There is one question only to be discussed. If the appellee, at the time of the death of the testator, was entitled to his freedom under the will and deeds of manumission before mentioned, then his title to the land sold was unquestionable. His claim to freedom under the instruments above referred to depends upon a just construction of the Act of the Legislature of Maryland passed in the year 1796, ch. 47, sec. 13.

The words of the act are these:

"That all persons capable in law to make a valid will and testament may grant freedom to and effect the manumission of any slave or slaves belonging to such person or persons by his, her or their last will and testament, and such manumission of any slave or slaves may be made to take effect at the death of the testator or testators or at such other period as may be limited in such last will and testament, provided always that no manumission by last will and testament shall be effectual to give freedom to any slave or slaves if the same shall be to prejudice of creditors, nor unless the said slave or slaves shall be under the age of forty-five years and able to work and gain a sufficient maintenance and livelihood at the time the freedom given shall commence."

The time of the freedom of the appellee commenced immediately after the death of the testator, when, according to the evidence, he was about eleven years old. Four respectable witnesses of the neighborhood were examined. They all agree in their testimony that Nicholas was well grown, healthy, and intelligent and of good bodily and mental capacity; that he and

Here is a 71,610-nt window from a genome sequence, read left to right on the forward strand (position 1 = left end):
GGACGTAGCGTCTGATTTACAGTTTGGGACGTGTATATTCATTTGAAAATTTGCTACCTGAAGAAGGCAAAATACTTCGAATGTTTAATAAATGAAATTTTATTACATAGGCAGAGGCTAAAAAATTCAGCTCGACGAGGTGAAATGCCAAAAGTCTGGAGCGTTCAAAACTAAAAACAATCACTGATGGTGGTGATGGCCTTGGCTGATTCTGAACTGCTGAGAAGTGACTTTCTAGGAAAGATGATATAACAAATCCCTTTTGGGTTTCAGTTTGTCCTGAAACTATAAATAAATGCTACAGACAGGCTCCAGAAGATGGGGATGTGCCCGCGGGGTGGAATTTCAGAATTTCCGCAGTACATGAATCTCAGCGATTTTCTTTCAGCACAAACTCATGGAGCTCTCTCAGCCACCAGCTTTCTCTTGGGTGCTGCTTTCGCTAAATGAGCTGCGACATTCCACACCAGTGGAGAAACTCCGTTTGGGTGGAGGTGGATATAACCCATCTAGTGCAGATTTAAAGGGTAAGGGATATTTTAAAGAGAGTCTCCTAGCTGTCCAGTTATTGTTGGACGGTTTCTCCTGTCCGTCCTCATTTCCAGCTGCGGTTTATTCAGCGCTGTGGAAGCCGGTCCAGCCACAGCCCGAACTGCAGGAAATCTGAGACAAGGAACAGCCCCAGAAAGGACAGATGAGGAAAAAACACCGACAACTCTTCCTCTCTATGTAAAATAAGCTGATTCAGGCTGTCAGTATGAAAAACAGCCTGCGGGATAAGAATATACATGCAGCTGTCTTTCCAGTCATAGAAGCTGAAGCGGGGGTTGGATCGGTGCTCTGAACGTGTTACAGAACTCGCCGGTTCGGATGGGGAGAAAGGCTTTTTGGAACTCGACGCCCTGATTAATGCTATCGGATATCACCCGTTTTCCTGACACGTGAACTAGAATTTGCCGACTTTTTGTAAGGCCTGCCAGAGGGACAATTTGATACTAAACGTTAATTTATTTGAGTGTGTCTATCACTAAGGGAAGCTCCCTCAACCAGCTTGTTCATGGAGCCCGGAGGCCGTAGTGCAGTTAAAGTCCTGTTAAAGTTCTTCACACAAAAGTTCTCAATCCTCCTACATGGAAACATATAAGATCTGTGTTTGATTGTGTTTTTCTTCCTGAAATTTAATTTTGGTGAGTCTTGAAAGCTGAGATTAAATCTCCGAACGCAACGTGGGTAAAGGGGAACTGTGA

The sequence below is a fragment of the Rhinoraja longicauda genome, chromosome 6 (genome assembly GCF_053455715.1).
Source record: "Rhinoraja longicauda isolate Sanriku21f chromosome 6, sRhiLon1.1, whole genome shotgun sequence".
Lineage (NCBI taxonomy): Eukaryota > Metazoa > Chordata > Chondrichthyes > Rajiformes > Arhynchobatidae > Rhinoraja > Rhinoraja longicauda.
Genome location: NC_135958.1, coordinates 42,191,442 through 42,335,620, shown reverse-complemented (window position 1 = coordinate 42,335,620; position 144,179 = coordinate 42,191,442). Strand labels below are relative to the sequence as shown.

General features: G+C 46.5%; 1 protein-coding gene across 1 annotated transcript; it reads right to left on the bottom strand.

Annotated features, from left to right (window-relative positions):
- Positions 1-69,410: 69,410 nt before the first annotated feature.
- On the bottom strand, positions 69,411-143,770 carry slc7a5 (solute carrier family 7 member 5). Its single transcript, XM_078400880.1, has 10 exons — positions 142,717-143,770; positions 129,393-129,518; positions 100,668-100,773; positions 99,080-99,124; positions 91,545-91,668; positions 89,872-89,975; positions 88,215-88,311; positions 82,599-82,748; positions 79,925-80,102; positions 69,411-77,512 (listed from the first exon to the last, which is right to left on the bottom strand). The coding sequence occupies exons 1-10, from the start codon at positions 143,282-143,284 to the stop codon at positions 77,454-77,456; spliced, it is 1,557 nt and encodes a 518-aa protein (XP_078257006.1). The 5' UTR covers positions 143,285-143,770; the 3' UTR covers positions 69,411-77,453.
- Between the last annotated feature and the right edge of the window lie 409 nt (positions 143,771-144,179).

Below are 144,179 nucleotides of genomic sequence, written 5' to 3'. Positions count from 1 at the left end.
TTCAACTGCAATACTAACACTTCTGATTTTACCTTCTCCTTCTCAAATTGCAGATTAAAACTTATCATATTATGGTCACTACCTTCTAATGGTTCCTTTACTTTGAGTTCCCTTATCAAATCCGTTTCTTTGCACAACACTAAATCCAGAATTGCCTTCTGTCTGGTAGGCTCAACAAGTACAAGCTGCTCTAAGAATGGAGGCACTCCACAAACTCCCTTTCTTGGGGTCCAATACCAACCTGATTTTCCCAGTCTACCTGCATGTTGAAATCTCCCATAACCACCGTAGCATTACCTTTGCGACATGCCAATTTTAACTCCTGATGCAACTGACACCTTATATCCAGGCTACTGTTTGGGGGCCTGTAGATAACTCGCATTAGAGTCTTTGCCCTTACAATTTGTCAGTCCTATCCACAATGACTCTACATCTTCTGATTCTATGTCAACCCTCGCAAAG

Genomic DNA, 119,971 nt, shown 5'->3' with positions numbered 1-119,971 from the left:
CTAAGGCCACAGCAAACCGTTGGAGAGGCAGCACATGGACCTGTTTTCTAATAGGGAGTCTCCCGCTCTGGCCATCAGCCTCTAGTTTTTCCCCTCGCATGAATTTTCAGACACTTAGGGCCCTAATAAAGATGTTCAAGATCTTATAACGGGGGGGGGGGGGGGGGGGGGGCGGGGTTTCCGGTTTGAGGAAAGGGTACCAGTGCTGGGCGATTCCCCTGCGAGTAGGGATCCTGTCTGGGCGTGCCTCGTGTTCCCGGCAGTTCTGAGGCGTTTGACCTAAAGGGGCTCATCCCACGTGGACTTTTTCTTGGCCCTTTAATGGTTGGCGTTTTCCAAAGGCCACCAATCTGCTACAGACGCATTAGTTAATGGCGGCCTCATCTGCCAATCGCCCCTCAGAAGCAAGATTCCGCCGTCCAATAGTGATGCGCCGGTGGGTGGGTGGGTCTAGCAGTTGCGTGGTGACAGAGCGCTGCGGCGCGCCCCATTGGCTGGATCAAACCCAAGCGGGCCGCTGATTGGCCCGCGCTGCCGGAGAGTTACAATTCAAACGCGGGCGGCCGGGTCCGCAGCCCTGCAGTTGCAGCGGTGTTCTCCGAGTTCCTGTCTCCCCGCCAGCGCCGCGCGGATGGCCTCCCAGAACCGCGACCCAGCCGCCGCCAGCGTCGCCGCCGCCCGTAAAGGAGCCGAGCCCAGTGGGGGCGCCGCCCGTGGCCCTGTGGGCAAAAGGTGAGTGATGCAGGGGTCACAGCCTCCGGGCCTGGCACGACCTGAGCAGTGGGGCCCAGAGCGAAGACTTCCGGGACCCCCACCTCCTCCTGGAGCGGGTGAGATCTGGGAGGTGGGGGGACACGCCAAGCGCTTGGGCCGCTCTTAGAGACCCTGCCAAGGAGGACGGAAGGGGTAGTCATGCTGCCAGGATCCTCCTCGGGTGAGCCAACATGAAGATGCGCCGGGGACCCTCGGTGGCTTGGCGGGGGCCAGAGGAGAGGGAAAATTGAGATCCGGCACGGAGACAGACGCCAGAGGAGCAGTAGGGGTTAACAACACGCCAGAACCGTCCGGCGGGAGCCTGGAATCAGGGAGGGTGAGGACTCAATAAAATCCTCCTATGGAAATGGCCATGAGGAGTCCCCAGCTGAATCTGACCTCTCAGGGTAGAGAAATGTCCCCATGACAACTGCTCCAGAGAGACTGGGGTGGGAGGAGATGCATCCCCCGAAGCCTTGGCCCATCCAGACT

Page 27 U. S. 670

his brother Henry could readily have found employment either as house servant boys or on a farm or as apprentices, and that they were able to work and gain a livelihood. The testator devised to each of them real and personal estate to a considerable amount. They had guardians appointed, were well educated, and Nicholas is now living in affluence. Experience has proved that he was able to work and gain a sufficient maintenance and livelihood. No doubt as to the fact has ever been entertained by any who know him. Of course he was capable in law to sell and dispose of the whole or any part of his estate and to execute the necessary instruments of writing to convey a sufficient title to the purchase.

The Court of Appeals of Maryland, in the case of Hale v. Mullin, decided that a devise of property real or personal by a master to his slave entitles the slave to his freedom by necessary implication. This Court entertains the same opinion.

It is not the inclination of this Court to express any opinion as to the correctness of the decision of the Court of Appeals of Maryland in the case of Hamilton v. Cragg. It is unnecessary in reference to the case under consideration.

The decree of the circuit court is affirmed, and by consent of parties, without costs.

This cause came on to be heard on the transcript of the record from the Circuit Court of the United States for the District of Maryland and was argued by counsel, on consideration whereof it is considered, ordered, and decreed by this Court that the decree of the said circuit court in this cause be and the same is hereby affirmed without costs.